Be Thankful

in grat i tude : lack of proper appreciation or thanks for something (such as a kind or helpful act) : lack of gratitude[1]

It is a product of total rebellion. It happens when a person becomes obsessed with self (Rom. 1:27) and will not acknowledge God (v. 28) being filled with all manner of unrighteousness (v. 29). And tucked into that list of moral ugliness in Paul’s letter to the Romans is the unwillingness to be thankful (v. 21).

We are fast approaching the holiday seasons. Thanksgiving is almost here but has, unfortunately, become the official commencement of a mad marketing rush that turns the holidays into a feeding frenzy of materialism. Black Friday is a dark, embarrassing indictment against a generation of gluttony and entitlement (a name that seems to imply the justified condemnation of our culture’s excesses). Thanksgiving is supposed to be a time set aside for considering how greatly we have been blessed but more often becomes a license for indulgence and drunkenness. As the “Christmas” holidays arrive, the cancer spreads, manifesting itself from looks of disappointment to the blatant disregard toward gift-givers and drunk driving fatalities. By the New Year, people are jumping off of buildings. This decline is evidence enough that a society has failed or forgotten to be thankful.

Such a digression should never have opportunity to develop in the Christian mind. In spite of a media that mocks every expression of religious conviction (Acts 17:32), a moral majority gagging on cowardice (James 4:17) and a judicial branch of government intent on imposing perversion on the God-fearing (and that by fiat, Acts 4:19), the Christian can still find much for which we can be thankful. We have overcome the world (1 John 5:4). We have an abundant life expectancy (John 10:10). Perhaps, the greatest cause for gratitude is our promised home (John 17:1ff).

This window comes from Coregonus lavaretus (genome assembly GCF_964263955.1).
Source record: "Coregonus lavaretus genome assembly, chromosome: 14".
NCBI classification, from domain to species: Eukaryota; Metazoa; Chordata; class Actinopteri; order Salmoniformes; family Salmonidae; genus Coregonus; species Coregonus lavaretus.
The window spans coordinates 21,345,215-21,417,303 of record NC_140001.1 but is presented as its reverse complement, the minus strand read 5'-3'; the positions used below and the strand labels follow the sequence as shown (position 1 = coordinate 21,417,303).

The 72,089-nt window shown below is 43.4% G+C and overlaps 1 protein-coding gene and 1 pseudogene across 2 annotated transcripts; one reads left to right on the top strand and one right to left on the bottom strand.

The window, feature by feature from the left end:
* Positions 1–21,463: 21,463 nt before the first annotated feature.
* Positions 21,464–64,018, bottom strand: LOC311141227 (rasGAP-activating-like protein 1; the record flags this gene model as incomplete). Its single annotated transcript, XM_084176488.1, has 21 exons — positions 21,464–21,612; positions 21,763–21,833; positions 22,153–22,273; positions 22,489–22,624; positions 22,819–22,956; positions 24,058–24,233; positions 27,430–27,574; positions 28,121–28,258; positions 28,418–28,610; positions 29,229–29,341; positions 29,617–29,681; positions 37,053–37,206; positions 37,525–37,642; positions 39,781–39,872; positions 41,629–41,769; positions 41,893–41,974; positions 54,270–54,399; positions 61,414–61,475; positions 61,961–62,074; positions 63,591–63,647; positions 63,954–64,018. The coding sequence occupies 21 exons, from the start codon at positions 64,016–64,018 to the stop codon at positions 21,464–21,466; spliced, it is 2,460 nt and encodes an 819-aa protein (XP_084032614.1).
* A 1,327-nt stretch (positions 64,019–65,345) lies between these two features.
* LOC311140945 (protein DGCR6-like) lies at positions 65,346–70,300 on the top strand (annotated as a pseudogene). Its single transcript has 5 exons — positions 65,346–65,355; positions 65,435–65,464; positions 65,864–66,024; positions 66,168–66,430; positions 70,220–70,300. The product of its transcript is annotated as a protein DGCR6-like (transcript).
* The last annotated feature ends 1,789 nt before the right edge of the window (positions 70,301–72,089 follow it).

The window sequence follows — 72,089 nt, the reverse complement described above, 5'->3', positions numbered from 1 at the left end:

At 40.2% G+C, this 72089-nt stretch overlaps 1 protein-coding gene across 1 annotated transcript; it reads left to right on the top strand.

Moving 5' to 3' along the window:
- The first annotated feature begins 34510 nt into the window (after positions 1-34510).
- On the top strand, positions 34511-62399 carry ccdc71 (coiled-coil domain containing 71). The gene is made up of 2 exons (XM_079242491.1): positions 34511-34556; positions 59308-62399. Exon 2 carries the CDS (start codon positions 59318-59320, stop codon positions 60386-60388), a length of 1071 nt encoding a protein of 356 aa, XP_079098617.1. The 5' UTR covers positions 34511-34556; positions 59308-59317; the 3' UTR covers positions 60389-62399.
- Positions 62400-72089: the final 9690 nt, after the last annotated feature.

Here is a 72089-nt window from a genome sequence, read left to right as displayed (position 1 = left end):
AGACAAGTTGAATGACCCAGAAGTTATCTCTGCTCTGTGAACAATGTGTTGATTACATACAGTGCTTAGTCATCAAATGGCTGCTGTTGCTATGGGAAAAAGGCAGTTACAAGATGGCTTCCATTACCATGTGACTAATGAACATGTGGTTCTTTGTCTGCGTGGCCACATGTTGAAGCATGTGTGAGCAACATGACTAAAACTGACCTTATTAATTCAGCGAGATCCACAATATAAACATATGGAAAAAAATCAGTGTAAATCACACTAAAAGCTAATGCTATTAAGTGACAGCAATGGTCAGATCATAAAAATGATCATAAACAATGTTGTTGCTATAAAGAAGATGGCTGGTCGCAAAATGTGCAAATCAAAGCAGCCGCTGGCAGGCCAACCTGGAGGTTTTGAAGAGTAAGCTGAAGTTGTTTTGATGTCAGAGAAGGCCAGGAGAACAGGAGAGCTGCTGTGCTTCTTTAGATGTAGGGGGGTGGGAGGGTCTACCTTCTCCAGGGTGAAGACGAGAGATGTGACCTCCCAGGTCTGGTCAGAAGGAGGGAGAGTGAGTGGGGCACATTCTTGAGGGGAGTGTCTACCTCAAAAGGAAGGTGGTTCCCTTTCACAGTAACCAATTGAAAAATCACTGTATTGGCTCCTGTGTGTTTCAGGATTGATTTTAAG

Someone once quipped: contentment is not having what you want; it is wanting what you have. The Bible speaks to the issue with more accuracy: “Keep your life free from love of money, and be content with what you have, for he has said, ‘I will never leave you nor forsake you.’” (Hebrews 13:5, ESV). Contentment is not in the wanting, it is in the understanding: God will provide (Genesis 22:8). Therefore, the natural response to this kind of knowledge is gratitude; be thankful.

JDS



[1] http://www.merriam-webster.com/dictionary/ingratitude